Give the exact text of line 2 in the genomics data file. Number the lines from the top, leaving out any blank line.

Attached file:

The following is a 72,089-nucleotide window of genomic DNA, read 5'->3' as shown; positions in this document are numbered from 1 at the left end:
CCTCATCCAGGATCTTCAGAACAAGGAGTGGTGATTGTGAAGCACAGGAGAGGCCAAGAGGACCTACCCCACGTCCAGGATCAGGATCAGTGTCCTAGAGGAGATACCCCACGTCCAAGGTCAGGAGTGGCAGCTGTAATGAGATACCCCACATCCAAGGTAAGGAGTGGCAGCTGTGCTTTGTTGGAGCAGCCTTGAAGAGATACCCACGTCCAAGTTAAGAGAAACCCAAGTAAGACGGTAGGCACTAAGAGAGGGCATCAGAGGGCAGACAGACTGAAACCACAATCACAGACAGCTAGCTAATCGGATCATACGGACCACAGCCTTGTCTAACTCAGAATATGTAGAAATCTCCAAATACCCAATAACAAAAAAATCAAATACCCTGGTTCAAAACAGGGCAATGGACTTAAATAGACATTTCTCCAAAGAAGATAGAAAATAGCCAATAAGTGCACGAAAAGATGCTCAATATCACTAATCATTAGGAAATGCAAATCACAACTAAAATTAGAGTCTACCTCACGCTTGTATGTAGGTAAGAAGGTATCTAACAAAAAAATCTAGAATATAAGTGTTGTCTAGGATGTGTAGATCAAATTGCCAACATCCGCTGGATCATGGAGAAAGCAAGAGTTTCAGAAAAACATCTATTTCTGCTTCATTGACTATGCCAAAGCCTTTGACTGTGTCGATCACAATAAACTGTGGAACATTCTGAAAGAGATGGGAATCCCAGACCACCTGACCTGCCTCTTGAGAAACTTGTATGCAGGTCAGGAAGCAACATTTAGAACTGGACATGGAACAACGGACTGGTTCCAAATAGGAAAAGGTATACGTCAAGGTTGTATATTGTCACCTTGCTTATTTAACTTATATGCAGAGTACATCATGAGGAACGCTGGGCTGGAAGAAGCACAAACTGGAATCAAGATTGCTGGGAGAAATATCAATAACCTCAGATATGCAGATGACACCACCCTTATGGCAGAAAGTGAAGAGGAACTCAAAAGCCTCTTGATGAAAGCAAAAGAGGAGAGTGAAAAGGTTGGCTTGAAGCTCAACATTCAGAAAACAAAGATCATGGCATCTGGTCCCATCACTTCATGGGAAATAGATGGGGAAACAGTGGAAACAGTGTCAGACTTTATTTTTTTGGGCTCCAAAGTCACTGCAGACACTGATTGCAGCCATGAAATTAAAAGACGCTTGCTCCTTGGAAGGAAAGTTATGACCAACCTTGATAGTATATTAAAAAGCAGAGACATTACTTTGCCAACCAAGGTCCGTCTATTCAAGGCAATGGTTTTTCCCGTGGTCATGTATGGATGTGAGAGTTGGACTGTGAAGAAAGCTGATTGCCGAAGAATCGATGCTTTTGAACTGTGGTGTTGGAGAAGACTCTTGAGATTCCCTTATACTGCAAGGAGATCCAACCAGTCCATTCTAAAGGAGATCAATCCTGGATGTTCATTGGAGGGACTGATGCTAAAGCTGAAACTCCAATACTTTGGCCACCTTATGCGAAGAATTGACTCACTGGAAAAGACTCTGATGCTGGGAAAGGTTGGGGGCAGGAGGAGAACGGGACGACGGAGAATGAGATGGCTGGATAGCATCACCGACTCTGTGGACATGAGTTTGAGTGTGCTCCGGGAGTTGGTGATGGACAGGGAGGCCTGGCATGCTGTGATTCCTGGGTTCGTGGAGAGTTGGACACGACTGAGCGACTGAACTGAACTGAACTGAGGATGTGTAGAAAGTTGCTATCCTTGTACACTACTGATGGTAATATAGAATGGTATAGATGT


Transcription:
CCTCATCCAGGATCTTCAGAACAAGGAGTGGTGATTGTGAAGCACAGGAGAGGCCAAGAGGACCTACCCCACGTCCAGGATCAGGATCAGTGTCCTAGAGGAGATACCCCACGTCCAAGGTCAGGAGTGGCAGCTGTAATGAGATACCCCACATCCAAGGTAAGGAGTGGCAGCTGTGCTTTGTTGGAGCAGCCTTGAAGAGATACCCACGTCCAAGTTAAGAGAAACCCAAGTAAGACGGTAGGCACTAAGAGAGGGCATCAGAGGGCAGACAGACTGAAACCACAATCACAGACAGCTAGCTAATCGGATCATACGGACCACAGCCTTGTCTAACTCAGAATATGTAGAAATCTCCAAATACCCAATAACAAAAAAATCAAATACCCTGGTTCAAAACAGGGCAATGGACTTAAATAGACATTTCTCCAAAGAAGATAGAAAATAGCCAATAAGTGCACGAAAAGATGCTCAATATCACTAATCATTAGGAAATGCAAATCACAACTAAAATTAGAGTCTACCTCACGCTTGTATGTAGGTAAGAAGGTATCTAACAAAAAAATCTAGAATATAAGTGTTGTCTAGGATGTGTAGATCAAATTGCCAACATCCGCTGGATCATGGAGAAAGCAAGAGTTTCAGAAAAACATCTATTTCTGCTTCATTGACTATGCCAAAGCCTTTGACTGTGTCGATCACAATAAACTGTGGAACATTCTGAAAGAGATGGGAATCCCAGACCACCTGACCTGCCTCTTGAGAAACTTGTATGCAGGTCAGGAAGCAACATTTAGAACTGGACATGGAACAACGGACTGGTTCCAAATAGGAAAAGGTATACGTCAAGGTTGTATATTGTCACCTTGCTTATTTAACTTATATGCAGAGTACATCATGAGGAACGCTGGGCTGGAAGAAGCACAAACTGGAATCAAGATTGCTGGGAGAAATATCAATAACCTCAGATATGCAGATGACACCACCCTTATGGCAGAAAGTGAAGAGGAACTCAAAAGCCTCTTGATGAAAGCAAAAGAGGAGAGTGAAAAGGTTGGCTTGAAGCTCAACATTCAGAAAACAAAGATCATGGCATCTGGTCCCATCACTTCATGGGAAATAGATGGGGAAACAGTGGAAACAGTGTCAGACTTTATTTTTTTGGGCTCCAAAGTCACTGCAGACACTGATTGCAGCCATGAAATTAAAAGACGCTTGCTCCTTGGAAGGAAAGTTATGACCAACCTTGATAGTATATTAAAAAGCAGAGACATTACTTTGCCAACCAAGGTCCGTCTATTCAAGGCAATGGTTTTTCCCGTGGTCATGTATGGATGTGAGAGTTGGACTGTGAAGAAAGCTGATTGCCGAAGAATCGATGCTTTTGAACTGTGGTGTTGGAGAAGACTCTTGAGATTCCCTTATACTGCAAGGAGATCCAACCAGTCCATTCTAAAGGAGATCAATCCTGGATGTTCATTGGAGGGACTGATGCTAAAGCTGAAACTCCAATACTTTGGCCACCTTATGCGAAGAATTGACTCACTGGAAAAGACTCTGATGCTGGGAAAGGTTGGGGGCAGGAGGAGAACGGGACGACGGAGAATGAGATGGCTGGATAGCATCACCGACTCTGTGGACATGAGTTTGAGTGTGCTCCGGGAGTTGGTGATGGACAGGGAGGCCTGGCATGCTGTGATTCCTGGGTTCGTGGAGAGTTGGACACGACTGAGCGACTGAACTGAACTGAACTGAGGATGTGTAGAAAGTTGCTATCCTTGTACACTACTGATGGTAATATAGAATGGTATAGATGT